Yuga Labs Facing More Lawsuits Over NFTs - Blockchain.News

Yuga Labs Facing More Lawsuits Over NFTs

Rosen, a global legal firm, has encouraged BAYC and APE investors to join a class action lawsuit against Yuga Labs for securities law violations.

  • Feb 01, 2023 09:39
Yuga Labs Facing More Lawsuits Over NFTs

The beleaguered cryptocurrency and fintech company Yuga Labs is going to be hit with more legal action in connection with its nonfungible tokens (NFT) collection, Bored Ape Yacht Club (BAYC), and many other ventures.

On January 30, the worldwide legal firm Rosen Law Firm, which specialises in the protection of investor rights, made the announcement that it intends to bring a class action lawsuit against the company Yuga Labs.

Rosen sent an invitation to buyers of Yuga assets, such as BAYC NFTs and the native token ApeCoin (APE), to participate in the class action lawsuit filed against Yuga before to the deadline for the lead plaintiff, which was set for February 7.

The legal firm emphasised that investors in Yuga securities who bought BAYC and APE between April 23, 2021 and December 8, 2022 may be entitled to compensation without having to pay any additional costs as a result of a contingency fee arrangement. This compensation could be obtained without the payment of any additional costs.

The new action is going after a huge number of defendants, one of them is Wylie Aronow, co-founder of Yuga Labs. Aronow has been out of the office since January 28, alleging health difficulties as the reason for his absence. In addition, co-founder Greg Solano, billionaire BAYC founder Kerem Atalay, and Yuga Labs CEO Nicole Muniz will be named as defendants in the lawsuit, along with a number of internationally renowned personalities and businesses, such as Madonna and Adidas and MoonPay.

This latest lawsuit is just another effort to make Yuga Labs responsible for the significant losses that NFT investors who purchased BAYC and APE over the previous several years have sustained as a result of the company's actions. After hitting a high of $312,000 in April 2022, the average transaction value of BAYC NFTs had fallen to less than $85,000 by the time October 2022 rolled around. At the time of this writing, the floor price of BAYC NFTs dropped from around 144 ether (ETH), which is equivalent to $226,000, to 64 ether (which is equivalent to $100,000).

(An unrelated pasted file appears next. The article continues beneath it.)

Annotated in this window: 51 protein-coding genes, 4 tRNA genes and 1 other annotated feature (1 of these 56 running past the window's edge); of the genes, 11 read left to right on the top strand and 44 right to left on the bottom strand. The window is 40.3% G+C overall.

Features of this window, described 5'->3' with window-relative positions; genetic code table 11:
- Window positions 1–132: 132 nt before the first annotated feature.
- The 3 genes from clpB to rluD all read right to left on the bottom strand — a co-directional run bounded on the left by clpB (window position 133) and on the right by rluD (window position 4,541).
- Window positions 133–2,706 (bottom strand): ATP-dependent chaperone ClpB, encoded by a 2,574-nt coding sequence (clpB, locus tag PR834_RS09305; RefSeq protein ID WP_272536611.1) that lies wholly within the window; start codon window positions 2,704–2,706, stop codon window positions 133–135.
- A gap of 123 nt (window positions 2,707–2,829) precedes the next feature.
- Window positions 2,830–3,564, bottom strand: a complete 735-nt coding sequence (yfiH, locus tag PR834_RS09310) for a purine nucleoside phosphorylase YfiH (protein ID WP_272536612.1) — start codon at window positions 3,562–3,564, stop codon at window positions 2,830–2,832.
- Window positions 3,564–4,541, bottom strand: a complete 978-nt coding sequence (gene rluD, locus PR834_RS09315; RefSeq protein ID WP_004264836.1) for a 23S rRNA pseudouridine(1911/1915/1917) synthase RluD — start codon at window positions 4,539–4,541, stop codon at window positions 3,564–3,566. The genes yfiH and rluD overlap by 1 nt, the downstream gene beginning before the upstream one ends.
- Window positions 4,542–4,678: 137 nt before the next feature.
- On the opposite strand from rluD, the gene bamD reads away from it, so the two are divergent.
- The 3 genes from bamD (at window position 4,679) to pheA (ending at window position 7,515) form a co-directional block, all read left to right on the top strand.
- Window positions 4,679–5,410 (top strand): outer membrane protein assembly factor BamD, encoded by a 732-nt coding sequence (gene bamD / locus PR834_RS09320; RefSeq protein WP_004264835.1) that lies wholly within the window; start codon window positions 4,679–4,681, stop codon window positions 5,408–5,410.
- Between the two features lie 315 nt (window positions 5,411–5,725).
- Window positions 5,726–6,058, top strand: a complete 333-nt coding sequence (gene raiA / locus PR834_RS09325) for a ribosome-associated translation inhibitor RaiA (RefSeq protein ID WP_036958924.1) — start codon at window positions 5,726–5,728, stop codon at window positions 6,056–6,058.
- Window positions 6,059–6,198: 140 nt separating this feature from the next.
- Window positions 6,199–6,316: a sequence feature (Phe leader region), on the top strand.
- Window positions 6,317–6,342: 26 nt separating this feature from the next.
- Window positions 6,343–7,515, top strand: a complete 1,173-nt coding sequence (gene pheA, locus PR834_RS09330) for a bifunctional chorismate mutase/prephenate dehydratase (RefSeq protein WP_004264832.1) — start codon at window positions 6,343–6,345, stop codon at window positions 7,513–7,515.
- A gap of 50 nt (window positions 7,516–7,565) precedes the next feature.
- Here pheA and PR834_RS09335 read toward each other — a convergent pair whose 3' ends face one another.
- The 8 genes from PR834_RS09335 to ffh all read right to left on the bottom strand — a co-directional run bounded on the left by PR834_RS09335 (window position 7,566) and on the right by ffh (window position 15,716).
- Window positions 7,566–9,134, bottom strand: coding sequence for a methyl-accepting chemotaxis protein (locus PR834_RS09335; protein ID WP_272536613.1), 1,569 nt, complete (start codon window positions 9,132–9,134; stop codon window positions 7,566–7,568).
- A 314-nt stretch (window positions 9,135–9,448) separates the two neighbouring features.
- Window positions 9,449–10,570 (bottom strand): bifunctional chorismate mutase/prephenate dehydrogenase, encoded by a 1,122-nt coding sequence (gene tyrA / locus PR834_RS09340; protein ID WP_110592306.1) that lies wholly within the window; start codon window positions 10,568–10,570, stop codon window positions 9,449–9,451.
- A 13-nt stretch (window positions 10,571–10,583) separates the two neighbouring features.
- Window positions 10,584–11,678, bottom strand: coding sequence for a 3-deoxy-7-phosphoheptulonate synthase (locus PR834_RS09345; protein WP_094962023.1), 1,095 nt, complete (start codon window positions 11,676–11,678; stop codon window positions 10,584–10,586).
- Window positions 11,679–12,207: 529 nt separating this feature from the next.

In December 2022, American litigants Adonis Real and Adam Titcher filed a case against Yuga Labs that was quite identical to the one described above. In a manner similar to Rosen's class action, the lawsuit named more than 40 individuals and corporations as defendants. Among those named were Madonna, Justin Bieber, Paris Hilton, Snoop Dogg, Jimmy Fallon, Post Malone, and a number of other individuals.

Prior to this, in June 2022, the legal firm Scott+Scott initiated a class-action lawsuit against Yuga Labs, alleging that the company "inappropriately encouraged" the community to purchase BAYC NFTs and ApeCoin. The litigation was launched against Yuga Labs.

In addition, Yuga Labs, which has its headquarters in Miami, has been embroiled in a number of legal battles involving trademark and copyright controversies. Yuga Labs said in their complaint that the defendant, artist Ryder Ripps, had misappropriated Yuga Labs' trademarks to advertise his own NFT collection. The complaint was filed in June and was submitted to a court in Los Angeles. In a later court filing, it was argued that Yuga Labs did not have the appropriate copyright registration for BAYC.

According to the filing, "Yuga Labs does not have a registered copyright, and as a result, there is no immediate prospect of a lawsuit for copyright infringement."

In spite of the many challenges it has been encountering, Yuga Labs has been working to broaden the scope of its NFT ecosystem. The new Dookey Dash game was released by Yuga Labs on January 18. It is a skill-based minting experience that allows BAYC investors to claim free tokens in order to compete for the best score and gain additional rewards.

Image source: Shutterstock
. . .